Anyhow. On to the food.

bologneseMy inaugural recipe was “Bolognese Meat Sauce” (pg. 203)

The phrase most uttered by me throughout this experience thus far seems to be “Holy yum.” Maybe its not the most eloquent turn of phrase, but it really does sum up how amazed I feel every time I try one of these recipes.

This Bolognese was a great start to my cook-through. It was rich, thick, and satisfying; just what a real Bolognese sauce should be. Forget those bland, wussy “meat sauces” that are just browned ground beef swimming in tomato–this has such wonderful texture and layers of flavor that there really is no comparison.

It does take almost a full day of cooking, to get this puppy down to the perfect consistency. The beef is cooked in stages; first in milk, then in wine, then in tomatoes. This adds such a lovely complexity to the sauce; its a series of steps that really can’t be skipped.

So, a lot of work, yes; about seven hours of it from start to finish. But, most of that is hands off simmering time and, well, it is really worth it. This got a solid 5/5 from both me and the husband.

garlic-scented tomato saladNext was a the simple–yet startlingly delicious–“Garlic-Scented Tomato Salad” (pg. 548)

Now, I am a tomato fiend. I’m the person who eats them off other people’s plates if they get ignored. Even those sad winter-time tomato slices served alongside sandwiches and whatnot? Yup–even those. I just adore tomatoes.

So, when I saw that Marcella said this was a recipe that was consistently ranked highest by the students in her cooking classes, I just knew I had to try it.

 

Again–yum! Steeping that garlic in vinegar was a dynamite idea and one I will be using from now on when I make my vinaigrettes. I couldn’t believe the lovely, gentle garlicky-ness it added to the dish, without the actual pieces of garlic being present. This is, pretty much, the perfect summertime tomato side dish. (My grandmother and I sopped up every last bit of that juice, let me tell you; it was that damn delicious.)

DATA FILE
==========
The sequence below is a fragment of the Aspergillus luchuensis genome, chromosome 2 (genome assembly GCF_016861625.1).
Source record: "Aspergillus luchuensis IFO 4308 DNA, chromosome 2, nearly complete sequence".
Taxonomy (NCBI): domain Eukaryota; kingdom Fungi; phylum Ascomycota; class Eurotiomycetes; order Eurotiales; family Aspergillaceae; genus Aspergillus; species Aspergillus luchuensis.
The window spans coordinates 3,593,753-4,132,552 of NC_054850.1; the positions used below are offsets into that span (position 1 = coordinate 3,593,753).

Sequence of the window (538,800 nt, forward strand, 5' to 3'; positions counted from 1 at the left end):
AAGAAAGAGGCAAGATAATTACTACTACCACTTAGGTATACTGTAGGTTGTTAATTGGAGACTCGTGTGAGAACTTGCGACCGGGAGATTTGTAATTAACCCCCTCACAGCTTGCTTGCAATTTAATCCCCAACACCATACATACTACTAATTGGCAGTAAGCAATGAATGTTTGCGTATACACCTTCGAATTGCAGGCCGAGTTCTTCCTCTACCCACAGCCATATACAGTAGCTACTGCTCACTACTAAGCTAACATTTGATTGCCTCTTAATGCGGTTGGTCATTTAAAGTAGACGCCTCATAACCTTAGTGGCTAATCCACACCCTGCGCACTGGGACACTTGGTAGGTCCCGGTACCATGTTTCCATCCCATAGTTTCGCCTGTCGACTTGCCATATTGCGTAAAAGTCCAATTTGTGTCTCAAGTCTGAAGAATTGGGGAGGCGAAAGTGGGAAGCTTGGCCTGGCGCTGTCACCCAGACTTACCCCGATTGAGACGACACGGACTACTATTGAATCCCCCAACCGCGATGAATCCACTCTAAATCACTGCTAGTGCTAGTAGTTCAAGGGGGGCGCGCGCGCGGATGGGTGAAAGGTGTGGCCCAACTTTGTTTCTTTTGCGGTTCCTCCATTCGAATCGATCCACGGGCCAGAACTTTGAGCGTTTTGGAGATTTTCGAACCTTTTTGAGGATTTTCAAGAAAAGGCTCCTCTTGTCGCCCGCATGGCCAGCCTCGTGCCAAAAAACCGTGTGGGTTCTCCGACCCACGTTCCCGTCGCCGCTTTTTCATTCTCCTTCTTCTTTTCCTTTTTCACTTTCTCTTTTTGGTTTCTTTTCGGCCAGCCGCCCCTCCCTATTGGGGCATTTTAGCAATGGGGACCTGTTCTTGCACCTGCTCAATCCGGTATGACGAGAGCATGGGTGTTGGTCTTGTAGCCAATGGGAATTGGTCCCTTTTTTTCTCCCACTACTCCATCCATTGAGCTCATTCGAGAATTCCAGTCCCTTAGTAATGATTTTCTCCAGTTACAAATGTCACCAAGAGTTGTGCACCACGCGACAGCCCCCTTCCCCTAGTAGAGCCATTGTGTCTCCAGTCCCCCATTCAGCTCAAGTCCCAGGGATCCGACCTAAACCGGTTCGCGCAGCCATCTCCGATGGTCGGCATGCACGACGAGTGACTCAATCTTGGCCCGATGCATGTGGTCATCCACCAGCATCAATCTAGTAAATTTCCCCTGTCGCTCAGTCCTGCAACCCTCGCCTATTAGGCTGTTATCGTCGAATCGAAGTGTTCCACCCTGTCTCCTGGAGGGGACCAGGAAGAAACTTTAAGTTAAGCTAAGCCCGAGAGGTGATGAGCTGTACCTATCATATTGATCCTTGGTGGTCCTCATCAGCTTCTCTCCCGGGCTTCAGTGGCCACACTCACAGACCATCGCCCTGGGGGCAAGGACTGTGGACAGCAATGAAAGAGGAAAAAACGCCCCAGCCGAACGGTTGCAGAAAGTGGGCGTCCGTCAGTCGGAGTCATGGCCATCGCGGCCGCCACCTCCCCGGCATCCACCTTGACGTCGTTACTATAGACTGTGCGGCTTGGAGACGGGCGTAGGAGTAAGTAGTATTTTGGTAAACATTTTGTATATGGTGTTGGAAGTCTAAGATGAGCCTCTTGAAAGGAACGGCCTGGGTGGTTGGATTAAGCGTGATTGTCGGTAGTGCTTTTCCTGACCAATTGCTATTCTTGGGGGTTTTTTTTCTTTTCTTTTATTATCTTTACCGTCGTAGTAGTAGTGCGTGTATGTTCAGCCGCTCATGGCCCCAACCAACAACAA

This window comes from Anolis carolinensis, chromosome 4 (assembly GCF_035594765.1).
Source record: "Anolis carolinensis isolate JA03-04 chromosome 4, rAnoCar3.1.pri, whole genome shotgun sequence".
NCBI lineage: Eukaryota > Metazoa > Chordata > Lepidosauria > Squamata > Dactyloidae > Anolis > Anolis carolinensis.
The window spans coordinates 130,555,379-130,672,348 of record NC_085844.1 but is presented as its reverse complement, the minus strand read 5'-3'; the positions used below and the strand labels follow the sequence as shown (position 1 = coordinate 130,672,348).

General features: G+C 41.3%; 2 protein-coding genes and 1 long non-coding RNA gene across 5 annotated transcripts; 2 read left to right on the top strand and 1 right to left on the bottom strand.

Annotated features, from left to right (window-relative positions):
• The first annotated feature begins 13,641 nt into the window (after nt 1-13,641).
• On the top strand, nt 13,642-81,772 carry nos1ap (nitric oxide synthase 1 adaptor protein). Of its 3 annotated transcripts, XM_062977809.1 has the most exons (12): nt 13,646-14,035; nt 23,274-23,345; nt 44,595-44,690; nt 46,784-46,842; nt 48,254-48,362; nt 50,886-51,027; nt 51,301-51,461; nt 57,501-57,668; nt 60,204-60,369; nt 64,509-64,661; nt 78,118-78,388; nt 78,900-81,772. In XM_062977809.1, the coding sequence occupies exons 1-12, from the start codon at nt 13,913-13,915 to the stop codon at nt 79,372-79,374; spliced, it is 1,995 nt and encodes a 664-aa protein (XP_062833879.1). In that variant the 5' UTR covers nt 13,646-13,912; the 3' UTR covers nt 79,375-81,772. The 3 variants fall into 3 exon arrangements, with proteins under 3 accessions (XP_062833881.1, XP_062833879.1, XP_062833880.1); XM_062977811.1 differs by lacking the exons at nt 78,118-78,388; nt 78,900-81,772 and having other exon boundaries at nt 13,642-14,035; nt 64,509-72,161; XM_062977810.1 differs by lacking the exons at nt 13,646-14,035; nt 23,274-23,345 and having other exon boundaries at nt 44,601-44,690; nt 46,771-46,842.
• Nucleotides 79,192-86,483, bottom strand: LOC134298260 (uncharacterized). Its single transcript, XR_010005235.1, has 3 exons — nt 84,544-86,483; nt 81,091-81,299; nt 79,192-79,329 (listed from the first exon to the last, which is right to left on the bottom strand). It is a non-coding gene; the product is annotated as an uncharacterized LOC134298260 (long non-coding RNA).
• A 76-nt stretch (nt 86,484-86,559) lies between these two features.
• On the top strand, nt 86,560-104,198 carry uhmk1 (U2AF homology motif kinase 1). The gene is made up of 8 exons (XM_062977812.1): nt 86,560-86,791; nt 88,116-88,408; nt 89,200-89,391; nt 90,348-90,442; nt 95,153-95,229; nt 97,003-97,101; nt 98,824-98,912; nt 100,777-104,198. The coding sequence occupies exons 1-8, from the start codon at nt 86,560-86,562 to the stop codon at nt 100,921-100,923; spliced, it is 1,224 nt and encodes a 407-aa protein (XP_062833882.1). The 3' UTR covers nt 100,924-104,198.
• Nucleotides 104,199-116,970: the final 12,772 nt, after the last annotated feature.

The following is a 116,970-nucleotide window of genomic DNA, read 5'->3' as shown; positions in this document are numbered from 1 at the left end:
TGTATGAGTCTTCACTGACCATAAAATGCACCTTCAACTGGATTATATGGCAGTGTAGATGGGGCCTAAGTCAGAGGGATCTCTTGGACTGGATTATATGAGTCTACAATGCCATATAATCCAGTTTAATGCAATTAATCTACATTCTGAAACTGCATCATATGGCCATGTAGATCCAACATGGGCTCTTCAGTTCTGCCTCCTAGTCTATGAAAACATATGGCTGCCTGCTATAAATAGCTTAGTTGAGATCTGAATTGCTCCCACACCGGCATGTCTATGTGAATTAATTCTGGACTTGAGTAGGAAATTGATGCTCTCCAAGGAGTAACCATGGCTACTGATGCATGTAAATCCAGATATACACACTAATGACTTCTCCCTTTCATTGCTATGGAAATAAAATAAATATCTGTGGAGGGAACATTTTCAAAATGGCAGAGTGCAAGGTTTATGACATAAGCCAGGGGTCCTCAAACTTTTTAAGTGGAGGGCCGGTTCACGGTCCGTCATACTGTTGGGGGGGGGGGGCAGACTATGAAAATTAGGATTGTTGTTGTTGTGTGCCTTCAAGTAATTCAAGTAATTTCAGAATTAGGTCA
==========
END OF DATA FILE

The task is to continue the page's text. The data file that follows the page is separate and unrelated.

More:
The only thing I disliked it that it called for peeling the tomatoes (a task I found I sucked at). I understand the necessity for a softer, smoother bite… But next time, if its just for me, I think I’ll leave the peels on all the same! Still, this gets a hands-down 5/5.

romaine with gorgonzola and walnutsThat same day, for lunch, I made “Romaine Lettuce Salad with Gorgonzola Cheese and Walnuts” (pg. 551)

When I made this, I was hungry-but-not-meal-hungry (a state that, perhaps, only exists in my family). This fit the bill; it was light but rich and an easy dish to scale down to a one-size portion. It was the perfect mid-day sort of snack.

I cheated and used glazed walnuts, which are pretty darn amazing when paired with the vinegar and sharp, funky cheese.